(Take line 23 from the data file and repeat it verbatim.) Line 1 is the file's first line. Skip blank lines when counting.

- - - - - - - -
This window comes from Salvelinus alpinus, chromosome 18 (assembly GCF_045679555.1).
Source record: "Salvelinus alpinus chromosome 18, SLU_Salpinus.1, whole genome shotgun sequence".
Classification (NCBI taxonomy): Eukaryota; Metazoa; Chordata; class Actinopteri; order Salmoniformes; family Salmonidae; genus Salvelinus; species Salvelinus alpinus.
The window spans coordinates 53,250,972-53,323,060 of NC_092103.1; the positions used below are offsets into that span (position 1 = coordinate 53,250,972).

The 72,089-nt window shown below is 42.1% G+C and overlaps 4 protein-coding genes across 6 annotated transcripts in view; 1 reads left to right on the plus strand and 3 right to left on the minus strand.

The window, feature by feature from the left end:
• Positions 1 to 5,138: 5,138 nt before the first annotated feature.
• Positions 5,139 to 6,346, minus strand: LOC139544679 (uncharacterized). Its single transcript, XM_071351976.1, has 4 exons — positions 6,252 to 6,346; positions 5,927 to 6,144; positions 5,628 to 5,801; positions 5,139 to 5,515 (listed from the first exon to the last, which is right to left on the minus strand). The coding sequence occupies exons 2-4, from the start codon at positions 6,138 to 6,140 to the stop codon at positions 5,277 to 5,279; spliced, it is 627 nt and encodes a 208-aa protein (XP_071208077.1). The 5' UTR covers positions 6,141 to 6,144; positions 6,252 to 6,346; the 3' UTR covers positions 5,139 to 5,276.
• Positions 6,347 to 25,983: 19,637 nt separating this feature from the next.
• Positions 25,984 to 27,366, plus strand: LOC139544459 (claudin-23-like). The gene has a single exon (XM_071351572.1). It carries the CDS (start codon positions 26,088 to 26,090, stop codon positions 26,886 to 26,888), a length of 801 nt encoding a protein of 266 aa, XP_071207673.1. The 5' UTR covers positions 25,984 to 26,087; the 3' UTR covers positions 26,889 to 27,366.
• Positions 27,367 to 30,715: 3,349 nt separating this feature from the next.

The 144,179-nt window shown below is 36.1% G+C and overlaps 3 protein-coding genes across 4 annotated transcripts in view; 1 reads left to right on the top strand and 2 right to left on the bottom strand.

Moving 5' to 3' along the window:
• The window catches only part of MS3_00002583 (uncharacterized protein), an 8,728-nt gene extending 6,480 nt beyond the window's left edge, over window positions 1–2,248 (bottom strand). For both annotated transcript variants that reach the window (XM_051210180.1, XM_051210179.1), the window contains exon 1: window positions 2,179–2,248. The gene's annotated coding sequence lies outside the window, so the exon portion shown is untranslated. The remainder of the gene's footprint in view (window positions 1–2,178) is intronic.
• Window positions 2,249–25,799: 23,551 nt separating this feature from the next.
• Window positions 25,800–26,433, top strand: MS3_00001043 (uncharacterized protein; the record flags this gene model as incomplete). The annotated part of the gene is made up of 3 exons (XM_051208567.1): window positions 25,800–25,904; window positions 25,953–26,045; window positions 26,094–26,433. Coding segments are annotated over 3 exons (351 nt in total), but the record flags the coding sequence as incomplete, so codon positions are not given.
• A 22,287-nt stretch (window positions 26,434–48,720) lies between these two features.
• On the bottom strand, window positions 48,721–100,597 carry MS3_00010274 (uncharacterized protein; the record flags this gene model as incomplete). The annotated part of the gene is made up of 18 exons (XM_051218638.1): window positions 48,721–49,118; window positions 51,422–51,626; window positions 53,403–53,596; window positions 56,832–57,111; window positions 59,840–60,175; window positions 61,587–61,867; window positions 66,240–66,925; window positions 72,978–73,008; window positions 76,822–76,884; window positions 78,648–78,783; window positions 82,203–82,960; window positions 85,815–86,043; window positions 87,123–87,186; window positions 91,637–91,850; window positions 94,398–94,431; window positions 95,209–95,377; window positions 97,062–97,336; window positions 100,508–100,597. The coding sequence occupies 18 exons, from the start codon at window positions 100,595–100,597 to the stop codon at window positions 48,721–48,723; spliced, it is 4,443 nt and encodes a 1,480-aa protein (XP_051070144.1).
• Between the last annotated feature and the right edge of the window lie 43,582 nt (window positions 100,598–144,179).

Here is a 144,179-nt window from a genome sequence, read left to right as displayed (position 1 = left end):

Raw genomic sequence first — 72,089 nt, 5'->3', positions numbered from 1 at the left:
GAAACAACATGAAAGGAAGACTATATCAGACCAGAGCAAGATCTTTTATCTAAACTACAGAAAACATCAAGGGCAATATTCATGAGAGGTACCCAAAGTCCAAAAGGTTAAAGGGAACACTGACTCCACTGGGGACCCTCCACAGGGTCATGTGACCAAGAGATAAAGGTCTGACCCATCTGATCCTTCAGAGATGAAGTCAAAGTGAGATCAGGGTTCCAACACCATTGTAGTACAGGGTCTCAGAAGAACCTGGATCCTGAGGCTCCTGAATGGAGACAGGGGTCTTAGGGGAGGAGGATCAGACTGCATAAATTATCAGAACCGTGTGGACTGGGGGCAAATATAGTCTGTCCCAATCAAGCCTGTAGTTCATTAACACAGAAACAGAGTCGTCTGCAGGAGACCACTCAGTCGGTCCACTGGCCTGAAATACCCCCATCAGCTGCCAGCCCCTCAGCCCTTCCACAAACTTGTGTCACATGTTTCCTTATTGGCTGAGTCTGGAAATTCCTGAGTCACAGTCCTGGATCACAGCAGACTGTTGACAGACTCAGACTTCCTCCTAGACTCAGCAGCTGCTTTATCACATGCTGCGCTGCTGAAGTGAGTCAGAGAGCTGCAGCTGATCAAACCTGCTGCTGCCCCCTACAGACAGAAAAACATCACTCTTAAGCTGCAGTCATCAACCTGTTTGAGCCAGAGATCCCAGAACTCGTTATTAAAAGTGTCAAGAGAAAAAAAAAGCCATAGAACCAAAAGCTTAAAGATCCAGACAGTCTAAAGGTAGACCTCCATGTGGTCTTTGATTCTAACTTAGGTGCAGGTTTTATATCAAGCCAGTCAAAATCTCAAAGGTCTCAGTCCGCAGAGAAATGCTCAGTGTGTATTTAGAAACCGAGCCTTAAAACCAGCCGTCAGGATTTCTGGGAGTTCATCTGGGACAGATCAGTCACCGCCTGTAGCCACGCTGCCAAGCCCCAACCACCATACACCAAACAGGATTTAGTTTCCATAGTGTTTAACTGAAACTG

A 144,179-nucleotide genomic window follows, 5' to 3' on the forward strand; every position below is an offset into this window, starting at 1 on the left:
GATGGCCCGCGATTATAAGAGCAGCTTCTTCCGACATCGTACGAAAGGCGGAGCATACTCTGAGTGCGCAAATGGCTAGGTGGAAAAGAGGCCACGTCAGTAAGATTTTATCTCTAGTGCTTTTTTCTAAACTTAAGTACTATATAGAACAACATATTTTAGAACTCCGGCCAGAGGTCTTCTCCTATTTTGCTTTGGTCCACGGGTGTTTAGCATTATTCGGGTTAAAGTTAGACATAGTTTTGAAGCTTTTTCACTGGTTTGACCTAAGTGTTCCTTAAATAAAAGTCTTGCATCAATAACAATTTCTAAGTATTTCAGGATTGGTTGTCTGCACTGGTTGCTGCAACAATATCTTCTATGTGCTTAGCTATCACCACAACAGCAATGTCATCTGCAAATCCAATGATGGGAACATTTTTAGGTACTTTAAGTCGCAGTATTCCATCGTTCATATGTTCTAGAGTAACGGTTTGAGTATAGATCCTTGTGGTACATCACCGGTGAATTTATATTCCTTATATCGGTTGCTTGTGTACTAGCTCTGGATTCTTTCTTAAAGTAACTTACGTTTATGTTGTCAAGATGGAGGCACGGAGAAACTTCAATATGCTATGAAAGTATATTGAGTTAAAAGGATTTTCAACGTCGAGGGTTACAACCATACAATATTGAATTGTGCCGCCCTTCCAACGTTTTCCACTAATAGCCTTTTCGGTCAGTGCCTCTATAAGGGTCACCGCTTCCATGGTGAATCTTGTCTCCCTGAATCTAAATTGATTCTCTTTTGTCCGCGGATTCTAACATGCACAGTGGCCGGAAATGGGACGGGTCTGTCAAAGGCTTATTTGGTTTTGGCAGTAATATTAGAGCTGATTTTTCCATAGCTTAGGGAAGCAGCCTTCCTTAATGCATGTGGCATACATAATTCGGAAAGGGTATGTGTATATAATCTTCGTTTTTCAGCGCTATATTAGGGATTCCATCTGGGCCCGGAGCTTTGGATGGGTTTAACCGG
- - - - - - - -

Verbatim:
A 144,179-nucleotide genomic window follows, 5' to 3' on the forward strand; every position below is an offset into this window, starting at 1 on the left: